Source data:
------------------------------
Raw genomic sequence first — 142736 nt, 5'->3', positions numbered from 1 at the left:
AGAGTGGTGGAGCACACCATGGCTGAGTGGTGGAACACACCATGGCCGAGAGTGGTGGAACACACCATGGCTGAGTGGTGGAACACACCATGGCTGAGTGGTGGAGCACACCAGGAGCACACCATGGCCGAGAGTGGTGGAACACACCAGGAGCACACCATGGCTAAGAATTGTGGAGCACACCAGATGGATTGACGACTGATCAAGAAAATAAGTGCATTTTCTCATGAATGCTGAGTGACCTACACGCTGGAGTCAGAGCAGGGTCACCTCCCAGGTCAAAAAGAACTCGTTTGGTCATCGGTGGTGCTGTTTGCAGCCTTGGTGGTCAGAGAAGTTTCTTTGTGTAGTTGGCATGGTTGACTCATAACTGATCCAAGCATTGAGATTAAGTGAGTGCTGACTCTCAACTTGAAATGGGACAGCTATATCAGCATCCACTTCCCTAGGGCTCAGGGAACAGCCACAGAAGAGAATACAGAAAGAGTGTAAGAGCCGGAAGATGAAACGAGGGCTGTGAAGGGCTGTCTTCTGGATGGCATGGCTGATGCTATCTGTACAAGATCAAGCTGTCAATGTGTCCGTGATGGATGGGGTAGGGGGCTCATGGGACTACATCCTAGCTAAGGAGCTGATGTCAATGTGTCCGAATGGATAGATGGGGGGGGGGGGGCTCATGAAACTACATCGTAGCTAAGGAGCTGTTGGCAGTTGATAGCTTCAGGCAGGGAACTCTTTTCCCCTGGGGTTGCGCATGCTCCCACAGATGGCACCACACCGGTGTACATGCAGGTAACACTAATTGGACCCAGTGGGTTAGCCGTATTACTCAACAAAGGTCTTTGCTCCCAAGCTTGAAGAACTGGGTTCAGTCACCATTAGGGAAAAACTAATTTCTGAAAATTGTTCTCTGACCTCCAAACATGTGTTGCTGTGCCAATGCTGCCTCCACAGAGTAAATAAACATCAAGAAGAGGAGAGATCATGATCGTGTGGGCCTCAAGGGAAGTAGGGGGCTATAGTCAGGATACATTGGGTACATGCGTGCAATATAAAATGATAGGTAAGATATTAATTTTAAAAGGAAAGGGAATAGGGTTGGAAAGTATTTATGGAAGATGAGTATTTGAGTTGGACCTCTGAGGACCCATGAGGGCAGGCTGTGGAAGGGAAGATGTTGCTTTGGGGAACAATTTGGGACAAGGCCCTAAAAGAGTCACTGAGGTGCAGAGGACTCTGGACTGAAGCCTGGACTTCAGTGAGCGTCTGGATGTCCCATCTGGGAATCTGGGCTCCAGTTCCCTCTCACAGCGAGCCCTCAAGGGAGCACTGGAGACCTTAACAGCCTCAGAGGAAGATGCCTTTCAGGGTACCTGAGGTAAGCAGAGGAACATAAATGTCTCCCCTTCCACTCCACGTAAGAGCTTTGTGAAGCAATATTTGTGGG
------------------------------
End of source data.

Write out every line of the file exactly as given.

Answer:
Raw genomic sequence first — 142736 nt, 5'->3', positions numbered from 1 at the left:
AGAGTGGTGGAGCACACCATGGCTGAGTGGTGGAACACACCATGGCCGAGAGTGGTGGAACACACCATGGCTGAGTGGTGGAACACACCATGGCTGAGTGGTGGAGCACACCAGGAGCACACCATGGCCGAGAGTGGTGGAACACACCAGGAGCACACCATGGCTAAGAATTGTGGAGCACACCAGATGGATTGACGACTGATCAAGAAAATAAGTGCATTTTCTCATGAATGCTGAGTGACCTACACGCTGGAGTCAGAGCAGGGTCACCTCCCAGGTCAAAAAGAACTCGTTTGGTCATCGGTGGTGCTGTTTGCAGCCTTGGTGGTCAGAGAAGTTTCTTTGTGTAGTTGGCATGGTTGACTCATAACTGATCCAAGCATTGAGATTAAGTGAGTGCTGACTCTCAACTTGAAATGGGACAGCTATATCAGCATCCACTTCCCTAGGGCTCAGGGAACAGCCACAGAAGAGAATACAGAAAGAGTGTAAGAGCCGGAAGATGAAACGAGGGCTGTGAAGGGCTGTCTTCTGGATGGCATGGCTGATGCTATCTGTACAAGATCAAGCTGTCAATGTGTCCGTGATGGATGGGGTAGGGGGCTCATGGGACTACATCCTAGCTAAGGAGCTGATGTCAATGTGTCCGAATGGATAGATGGGGGGGGGGGGGCTCATGAAACTACATCGTAGCTAAGGAGCTGTTGGCAGTTGATAGCTTCAGGCAGGGAACTCTTTTCCCCTGGGGTTGCGCATGCTCCCACAGATGGCACCACACCGGTGTACATGCAGGTAACACTAATTGGACCCAGTGGGTTAGCCGTATTACTCAACAAAGGTCTTTGCTCCCAAGCTTGAAGAACTGGGTTCAGTCACCATTAGGGAAAAACTAATTTCTGAAAATTGTTCTCTGACCTCCAAACATGTGTTGCTGTGCCAATGCTGCCTCCACAGAGTAAATAAACATCAAGAAGAGGAGAGATCATGATCGTGTGGGCCTCAAGGGAAGTAGGGGGCTATAGTCAGGATACATTGGGTACATGCGTGCAATATAAAATGATAGGTAAGATATTAATTTTAAAAGGAAAGGGAATAGGGTTGGAAAGTATTTATGGAAGATGAGTATTTGAGTTGGACCTCTGAGGACCCATGAGGGCAGGCTGTGGAAGGGAAGATGTTGCTTTGGGGAACAATTTGGGACAAGGCCCTAAAAGAGTCACTGAGGTGCAGAGGACTCTGGACTGAAGCCTGGACTTCAGTGAGCGTCTGGATGTCCCATCTGGGAATCTGGGCTCCAGTTCCCTCTCACAGCGAGCCCTCAAGGGAGCACTGGAGACCTTAACAGCCTCAGAGGAAGATGCCTTTCAGGGTACCTGAGGTAAGCAGAGGAACATAAATGTCTCCCCTTCCACTCCACGTAAGAGCTTTGTGAAGCAATATTTGTGGG